CBA panel features members of the United States Securities and Exchange Commisson


Members of the United States Securities and Exchange Commission shared their knowledge and experience with Central Michigan University business students during a panel discussion Friday.

The Sept. 13 event featured speeches from General Counsel of SEC Bob Stebbins and SEC Chairman Jay Clayton.

Stebbins gave a quick inside look to the SEC he called “SEC 101,” that highlighted its history and corporate structure.

“The commission origins really get traced back to the Great Depression and the stock market crash of 1929,” Stebbins said.

Clayton talked about market prices, environments that foster small business growth and teamwork. 

“There is a broad theme running through my remarks, or at least I hope you picked up on it and again it can be so ambiguous that you take it for granted, even though it has a mental value,” Clayton said. “It starts with what economists call signals, for communicating important information with those around you very efficient.”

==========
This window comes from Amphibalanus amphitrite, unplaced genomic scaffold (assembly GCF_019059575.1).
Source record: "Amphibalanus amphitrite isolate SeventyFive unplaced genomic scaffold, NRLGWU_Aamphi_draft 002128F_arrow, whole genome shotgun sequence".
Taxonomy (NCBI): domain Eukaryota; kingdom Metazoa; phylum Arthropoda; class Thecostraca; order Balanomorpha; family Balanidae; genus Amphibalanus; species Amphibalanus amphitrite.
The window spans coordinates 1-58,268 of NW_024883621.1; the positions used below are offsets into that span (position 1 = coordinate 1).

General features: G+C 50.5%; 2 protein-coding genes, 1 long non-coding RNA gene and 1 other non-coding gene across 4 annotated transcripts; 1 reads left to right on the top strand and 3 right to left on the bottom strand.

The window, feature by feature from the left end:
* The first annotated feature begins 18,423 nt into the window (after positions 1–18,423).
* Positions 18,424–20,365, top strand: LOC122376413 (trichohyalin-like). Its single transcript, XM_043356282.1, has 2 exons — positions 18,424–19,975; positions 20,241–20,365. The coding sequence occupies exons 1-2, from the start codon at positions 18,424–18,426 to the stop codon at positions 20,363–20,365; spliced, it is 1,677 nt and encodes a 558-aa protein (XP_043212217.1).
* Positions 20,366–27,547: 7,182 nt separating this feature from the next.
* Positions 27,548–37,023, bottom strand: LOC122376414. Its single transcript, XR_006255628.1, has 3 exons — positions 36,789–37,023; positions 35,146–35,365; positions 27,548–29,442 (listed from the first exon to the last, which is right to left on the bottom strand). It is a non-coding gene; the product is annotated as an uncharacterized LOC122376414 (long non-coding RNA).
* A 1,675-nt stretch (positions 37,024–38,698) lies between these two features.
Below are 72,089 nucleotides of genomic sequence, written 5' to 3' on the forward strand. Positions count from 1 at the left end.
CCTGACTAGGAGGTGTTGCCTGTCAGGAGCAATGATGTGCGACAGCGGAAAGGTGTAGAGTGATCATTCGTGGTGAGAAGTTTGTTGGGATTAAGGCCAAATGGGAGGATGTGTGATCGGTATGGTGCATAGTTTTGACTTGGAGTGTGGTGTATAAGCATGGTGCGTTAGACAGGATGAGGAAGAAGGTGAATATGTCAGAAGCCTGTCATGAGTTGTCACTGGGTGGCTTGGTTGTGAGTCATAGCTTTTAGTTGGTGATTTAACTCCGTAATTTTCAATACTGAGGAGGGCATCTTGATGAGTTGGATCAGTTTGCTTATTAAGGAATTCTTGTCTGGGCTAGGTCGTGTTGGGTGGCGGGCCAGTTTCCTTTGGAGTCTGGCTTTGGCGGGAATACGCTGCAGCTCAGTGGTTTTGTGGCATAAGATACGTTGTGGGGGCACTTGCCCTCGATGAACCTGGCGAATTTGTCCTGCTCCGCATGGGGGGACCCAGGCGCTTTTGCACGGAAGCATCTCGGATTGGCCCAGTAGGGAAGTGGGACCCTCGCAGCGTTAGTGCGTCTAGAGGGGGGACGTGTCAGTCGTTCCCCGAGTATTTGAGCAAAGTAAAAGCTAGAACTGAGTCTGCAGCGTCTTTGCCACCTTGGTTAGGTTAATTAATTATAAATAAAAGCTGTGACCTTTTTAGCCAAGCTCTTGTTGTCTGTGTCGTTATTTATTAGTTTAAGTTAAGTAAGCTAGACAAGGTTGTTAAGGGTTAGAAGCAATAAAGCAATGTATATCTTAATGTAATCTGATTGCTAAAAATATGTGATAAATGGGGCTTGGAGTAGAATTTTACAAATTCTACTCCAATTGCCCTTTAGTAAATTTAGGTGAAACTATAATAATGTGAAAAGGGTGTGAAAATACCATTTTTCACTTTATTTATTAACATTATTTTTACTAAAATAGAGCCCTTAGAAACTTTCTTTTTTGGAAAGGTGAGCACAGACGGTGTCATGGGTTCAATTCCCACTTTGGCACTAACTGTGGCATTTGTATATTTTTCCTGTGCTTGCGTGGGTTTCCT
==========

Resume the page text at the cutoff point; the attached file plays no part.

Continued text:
Clayton explained the importance of signals for communicating with colleagues and building teamwork, comparing them to the motions and verbal signals that are used to communicate during a football game.

After the speeches, finance and law faculty member Max Dolinsky facilitated a panel with Clayton, Stebbins and Jon Voigtman, managing director and senior officer at RBC Capital Markets. Dolinsky said Stebbins and Voigtman are CMU alumni.

The panel discussed market prices, insider trade-ins, the state of the economy and much more.

“I liked the part where they talked about the public vs. private sector,” said Midland senior Stewart Zondlak. “As someone who’s in finance, part of the debate is, do you go personal finance or corporate finance? So hearing their opinions on it was very interesting.”

The students were also offered an opportunity to ask the panel questions on the topics discussed or other ones they were interested in.

“(Voigtman) is also the one who put this whole event together by connecting the dominos, by connecting the pieces,” said CMU President Bob Davies. “That is truly what a CMU degree does, it allows you to think outside the box and connect those commitments.”